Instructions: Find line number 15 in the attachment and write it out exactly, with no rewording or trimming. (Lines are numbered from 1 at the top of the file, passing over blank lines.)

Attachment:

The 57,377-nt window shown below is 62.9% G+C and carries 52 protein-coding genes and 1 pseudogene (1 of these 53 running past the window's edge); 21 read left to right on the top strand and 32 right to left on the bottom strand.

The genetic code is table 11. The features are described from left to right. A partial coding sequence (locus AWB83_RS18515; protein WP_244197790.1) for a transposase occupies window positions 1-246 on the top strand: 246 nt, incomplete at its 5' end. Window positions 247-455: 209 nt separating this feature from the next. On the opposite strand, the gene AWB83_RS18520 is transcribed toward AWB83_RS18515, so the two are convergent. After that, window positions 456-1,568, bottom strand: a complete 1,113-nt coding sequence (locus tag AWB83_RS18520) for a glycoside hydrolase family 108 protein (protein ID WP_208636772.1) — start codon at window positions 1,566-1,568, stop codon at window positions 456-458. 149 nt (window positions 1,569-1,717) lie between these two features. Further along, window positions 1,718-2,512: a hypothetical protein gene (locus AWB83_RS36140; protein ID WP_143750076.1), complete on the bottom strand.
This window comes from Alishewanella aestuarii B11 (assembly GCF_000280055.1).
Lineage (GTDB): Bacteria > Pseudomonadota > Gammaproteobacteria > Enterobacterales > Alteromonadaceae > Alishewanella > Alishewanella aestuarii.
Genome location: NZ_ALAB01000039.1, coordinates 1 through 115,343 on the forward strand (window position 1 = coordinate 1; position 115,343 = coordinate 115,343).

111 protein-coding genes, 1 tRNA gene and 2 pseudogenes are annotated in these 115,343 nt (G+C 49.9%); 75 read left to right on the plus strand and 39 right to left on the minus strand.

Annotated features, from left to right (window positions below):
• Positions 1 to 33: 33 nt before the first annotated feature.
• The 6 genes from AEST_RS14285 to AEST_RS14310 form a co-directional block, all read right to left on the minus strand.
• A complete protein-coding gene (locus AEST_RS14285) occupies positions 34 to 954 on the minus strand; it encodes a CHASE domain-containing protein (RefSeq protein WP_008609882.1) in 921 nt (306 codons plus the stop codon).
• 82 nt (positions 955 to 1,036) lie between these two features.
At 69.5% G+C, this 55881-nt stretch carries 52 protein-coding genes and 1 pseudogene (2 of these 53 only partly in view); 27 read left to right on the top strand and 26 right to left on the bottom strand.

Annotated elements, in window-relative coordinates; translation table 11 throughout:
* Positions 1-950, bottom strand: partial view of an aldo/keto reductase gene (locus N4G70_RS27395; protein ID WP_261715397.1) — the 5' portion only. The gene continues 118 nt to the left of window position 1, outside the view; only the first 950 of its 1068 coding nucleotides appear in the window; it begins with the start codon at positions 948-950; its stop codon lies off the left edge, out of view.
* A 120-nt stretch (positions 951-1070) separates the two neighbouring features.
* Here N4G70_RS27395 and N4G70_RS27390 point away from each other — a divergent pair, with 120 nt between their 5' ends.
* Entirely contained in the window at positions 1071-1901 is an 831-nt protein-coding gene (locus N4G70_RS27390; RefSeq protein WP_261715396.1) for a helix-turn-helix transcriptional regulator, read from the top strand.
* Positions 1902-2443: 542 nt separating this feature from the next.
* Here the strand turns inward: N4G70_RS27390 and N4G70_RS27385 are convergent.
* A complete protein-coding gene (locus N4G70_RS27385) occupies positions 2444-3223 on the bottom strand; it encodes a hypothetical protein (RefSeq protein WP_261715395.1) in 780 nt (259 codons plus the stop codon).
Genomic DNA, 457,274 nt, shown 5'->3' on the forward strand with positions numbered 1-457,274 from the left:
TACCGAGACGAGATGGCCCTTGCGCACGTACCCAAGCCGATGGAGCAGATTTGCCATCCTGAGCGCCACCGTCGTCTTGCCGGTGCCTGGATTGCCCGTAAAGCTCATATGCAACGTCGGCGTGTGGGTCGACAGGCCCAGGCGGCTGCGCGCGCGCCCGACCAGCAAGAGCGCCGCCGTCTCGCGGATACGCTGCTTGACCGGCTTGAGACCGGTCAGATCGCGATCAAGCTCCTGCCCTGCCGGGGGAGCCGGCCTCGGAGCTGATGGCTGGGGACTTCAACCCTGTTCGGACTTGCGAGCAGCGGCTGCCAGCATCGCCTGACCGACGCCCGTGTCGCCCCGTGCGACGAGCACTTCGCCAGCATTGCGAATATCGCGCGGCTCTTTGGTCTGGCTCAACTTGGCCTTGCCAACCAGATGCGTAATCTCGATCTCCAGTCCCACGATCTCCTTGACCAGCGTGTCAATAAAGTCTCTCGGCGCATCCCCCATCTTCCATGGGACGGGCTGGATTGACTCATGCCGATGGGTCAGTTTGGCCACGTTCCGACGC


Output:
* A 120-nt stretch (positions 951-1070) separates the two neighbouring features.